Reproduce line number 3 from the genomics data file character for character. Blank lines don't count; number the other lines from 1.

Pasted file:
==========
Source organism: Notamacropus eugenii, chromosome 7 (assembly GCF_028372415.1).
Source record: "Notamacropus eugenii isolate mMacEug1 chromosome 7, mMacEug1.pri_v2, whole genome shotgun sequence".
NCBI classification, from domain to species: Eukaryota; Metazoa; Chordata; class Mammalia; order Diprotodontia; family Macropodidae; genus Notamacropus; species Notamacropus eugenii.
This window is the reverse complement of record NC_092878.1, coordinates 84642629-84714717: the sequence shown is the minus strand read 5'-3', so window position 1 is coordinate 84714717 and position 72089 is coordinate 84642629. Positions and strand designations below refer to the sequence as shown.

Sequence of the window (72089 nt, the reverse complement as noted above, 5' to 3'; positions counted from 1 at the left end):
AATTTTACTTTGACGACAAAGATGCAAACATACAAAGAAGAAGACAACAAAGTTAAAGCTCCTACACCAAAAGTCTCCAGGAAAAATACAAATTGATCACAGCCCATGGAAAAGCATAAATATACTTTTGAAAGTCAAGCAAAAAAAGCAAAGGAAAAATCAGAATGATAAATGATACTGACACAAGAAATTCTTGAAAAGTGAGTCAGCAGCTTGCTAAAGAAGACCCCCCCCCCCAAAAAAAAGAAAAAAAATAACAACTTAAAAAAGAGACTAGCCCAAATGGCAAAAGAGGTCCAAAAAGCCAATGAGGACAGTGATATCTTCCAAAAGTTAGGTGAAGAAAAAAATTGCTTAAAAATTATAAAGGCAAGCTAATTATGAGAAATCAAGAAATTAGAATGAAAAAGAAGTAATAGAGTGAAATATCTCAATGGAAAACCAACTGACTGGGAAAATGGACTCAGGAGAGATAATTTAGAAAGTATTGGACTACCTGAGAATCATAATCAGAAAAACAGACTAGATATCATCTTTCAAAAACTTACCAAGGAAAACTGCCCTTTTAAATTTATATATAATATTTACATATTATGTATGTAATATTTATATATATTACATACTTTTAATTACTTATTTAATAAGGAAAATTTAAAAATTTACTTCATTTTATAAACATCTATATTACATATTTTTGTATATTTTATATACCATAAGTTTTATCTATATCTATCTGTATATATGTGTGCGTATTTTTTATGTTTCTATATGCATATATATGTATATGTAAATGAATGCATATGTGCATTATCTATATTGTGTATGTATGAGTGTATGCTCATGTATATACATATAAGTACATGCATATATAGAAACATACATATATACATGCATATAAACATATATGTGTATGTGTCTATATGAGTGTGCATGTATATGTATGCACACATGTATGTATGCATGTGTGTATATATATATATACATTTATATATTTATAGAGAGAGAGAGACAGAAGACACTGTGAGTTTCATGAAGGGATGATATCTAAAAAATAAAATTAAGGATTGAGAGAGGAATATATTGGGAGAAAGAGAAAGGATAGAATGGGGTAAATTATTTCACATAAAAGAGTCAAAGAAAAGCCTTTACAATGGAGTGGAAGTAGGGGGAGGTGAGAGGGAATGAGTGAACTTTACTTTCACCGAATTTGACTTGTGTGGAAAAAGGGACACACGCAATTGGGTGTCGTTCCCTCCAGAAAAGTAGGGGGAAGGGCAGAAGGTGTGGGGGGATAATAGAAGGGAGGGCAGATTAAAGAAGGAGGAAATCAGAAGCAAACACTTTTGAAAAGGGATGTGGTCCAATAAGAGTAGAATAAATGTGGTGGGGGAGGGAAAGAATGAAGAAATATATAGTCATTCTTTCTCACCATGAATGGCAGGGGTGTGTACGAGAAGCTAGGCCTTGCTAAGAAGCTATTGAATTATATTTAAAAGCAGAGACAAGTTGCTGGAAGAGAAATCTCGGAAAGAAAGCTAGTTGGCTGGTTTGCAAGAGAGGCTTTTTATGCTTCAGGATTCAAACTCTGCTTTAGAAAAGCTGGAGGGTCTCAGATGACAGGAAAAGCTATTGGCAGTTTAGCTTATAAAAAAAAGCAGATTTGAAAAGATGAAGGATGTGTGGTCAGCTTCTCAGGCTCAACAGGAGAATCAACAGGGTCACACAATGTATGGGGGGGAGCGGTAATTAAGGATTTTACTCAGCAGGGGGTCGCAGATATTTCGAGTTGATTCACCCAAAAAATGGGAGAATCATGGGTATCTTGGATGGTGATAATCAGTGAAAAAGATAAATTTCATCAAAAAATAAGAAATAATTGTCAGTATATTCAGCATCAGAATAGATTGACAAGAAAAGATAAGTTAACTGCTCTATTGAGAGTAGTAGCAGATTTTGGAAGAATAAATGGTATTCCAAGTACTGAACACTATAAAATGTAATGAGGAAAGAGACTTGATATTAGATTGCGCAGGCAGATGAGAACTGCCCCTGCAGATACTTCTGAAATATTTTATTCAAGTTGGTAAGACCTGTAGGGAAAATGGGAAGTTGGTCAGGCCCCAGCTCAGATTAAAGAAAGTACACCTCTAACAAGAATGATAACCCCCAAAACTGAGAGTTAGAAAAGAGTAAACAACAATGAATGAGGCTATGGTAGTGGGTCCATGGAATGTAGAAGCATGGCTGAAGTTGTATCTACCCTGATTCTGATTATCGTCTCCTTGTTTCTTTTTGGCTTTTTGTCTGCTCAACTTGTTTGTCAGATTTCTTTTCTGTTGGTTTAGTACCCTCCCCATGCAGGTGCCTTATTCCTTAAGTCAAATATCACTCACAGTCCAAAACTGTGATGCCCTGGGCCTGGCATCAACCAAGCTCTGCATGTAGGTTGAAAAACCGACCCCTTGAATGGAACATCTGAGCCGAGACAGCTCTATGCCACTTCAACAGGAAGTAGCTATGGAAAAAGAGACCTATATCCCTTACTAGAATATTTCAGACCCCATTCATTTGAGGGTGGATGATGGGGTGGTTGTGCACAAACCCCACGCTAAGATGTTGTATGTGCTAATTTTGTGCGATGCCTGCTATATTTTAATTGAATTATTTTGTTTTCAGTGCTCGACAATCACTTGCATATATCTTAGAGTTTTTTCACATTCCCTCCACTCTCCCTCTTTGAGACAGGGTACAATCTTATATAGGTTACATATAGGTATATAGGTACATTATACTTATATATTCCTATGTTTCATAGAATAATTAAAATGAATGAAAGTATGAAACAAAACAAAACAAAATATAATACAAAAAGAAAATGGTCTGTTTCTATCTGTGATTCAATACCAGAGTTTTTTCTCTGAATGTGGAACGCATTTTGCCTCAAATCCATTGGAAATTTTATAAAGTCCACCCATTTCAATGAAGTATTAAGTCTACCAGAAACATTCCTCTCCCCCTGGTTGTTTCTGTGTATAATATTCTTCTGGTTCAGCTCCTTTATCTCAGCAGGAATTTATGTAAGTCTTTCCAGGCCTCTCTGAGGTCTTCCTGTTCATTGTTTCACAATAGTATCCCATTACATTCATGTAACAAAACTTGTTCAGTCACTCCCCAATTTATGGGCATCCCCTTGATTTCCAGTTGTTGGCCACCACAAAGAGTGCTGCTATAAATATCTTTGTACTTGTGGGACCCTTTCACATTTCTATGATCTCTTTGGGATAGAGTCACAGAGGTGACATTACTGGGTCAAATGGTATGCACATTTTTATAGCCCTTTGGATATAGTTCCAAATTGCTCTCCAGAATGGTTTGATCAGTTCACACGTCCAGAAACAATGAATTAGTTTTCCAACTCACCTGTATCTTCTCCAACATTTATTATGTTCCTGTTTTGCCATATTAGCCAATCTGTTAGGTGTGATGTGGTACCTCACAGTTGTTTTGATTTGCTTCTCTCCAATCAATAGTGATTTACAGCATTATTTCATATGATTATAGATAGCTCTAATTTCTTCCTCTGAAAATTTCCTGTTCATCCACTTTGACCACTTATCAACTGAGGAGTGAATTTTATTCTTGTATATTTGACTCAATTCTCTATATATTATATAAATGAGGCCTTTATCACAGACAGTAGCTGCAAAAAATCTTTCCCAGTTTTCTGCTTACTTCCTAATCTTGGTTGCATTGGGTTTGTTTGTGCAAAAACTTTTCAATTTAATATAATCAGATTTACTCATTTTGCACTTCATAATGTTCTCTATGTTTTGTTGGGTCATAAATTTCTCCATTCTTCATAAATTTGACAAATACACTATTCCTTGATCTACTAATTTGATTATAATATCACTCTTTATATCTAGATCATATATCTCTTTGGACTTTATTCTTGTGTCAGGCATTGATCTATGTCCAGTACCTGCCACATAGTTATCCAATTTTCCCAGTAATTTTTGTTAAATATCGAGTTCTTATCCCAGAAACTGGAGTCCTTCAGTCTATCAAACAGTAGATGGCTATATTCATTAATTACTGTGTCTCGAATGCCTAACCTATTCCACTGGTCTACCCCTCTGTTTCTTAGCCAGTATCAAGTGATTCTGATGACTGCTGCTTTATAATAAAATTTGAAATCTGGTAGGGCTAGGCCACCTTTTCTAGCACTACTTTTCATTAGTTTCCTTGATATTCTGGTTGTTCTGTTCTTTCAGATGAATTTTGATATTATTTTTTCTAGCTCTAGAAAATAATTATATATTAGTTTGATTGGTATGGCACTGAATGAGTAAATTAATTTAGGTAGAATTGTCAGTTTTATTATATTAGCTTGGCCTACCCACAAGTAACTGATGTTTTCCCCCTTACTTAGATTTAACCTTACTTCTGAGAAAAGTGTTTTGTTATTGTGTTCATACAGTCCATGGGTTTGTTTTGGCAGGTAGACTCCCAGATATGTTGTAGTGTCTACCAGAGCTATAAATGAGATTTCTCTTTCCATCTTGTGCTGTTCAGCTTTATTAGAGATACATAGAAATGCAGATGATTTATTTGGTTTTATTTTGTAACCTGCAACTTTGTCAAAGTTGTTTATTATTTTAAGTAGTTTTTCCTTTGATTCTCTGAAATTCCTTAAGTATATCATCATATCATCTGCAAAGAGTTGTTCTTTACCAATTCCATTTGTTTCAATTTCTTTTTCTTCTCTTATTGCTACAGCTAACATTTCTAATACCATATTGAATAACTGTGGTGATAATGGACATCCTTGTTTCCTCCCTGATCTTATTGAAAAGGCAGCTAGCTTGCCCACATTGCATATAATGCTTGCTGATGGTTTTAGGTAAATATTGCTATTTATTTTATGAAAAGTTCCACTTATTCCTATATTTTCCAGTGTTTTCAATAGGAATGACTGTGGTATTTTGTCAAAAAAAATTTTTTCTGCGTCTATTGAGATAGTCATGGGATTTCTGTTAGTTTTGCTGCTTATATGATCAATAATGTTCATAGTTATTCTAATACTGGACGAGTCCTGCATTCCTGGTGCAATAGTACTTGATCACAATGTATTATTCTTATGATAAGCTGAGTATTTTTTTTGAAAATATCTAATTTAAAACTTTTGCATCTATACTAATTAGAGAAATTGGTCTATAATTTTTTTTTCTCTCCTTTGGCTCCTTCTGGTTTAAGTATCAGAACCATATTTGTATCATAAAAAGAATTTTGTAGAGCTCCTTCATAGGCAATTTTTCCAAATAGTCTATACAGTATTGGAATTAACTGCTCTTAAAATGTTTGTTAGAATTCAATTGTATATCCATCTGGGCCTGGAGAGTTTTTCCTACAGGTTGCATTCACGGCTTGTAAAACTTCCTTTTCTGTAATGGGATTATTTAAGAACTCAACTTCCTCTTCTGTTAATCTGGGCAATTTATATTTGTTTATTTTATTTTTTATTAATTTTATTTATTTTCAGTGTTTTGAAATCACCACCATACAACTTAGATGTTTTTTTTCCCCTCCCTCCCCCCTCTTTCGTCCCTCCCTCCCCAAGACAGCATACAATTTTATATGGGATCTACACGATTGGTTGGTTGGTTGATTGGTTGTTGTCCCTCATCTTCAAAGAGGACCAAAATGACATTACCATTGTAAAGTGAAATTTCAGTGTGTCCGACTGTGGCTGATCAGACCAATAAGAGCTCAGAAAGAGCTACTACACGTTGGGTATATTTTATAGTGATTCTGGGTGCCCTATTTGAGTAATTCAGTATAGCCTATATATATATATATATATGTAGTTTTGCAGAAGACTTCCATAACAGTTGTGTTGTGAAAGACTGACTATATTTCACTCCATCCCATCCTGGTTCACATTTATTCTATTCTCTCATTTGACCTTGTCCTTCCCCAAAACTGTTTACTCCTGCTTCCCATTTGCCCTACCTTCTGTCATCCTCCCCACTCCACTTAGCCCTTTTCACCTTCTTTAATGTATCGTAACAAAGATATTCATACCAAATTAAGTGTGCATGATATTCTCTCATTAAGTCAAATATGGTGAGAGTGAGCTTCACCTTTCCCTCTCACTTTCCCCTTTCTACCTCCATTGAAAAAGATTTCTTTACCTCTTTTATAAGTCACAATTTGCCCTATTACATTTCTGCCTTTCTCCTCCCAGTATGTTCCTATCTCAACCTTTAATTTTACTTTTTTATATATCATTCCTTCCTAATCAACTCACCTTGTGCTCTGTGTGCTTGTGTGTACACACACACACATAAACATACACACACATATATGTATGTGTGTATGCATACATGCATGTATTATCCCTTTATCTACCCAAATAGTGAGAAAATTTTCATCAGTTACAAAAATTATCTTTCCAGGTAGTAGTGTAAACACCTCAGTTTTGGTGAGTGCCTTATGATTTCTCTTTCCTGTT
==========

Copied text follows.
NCBI classification, from domain to species: Eukaryota; Metazoa; Chordata; class Mammalia; order Diprotodontia; family Macropodidae; genus Notamacropus; species Notamacropus eugenii.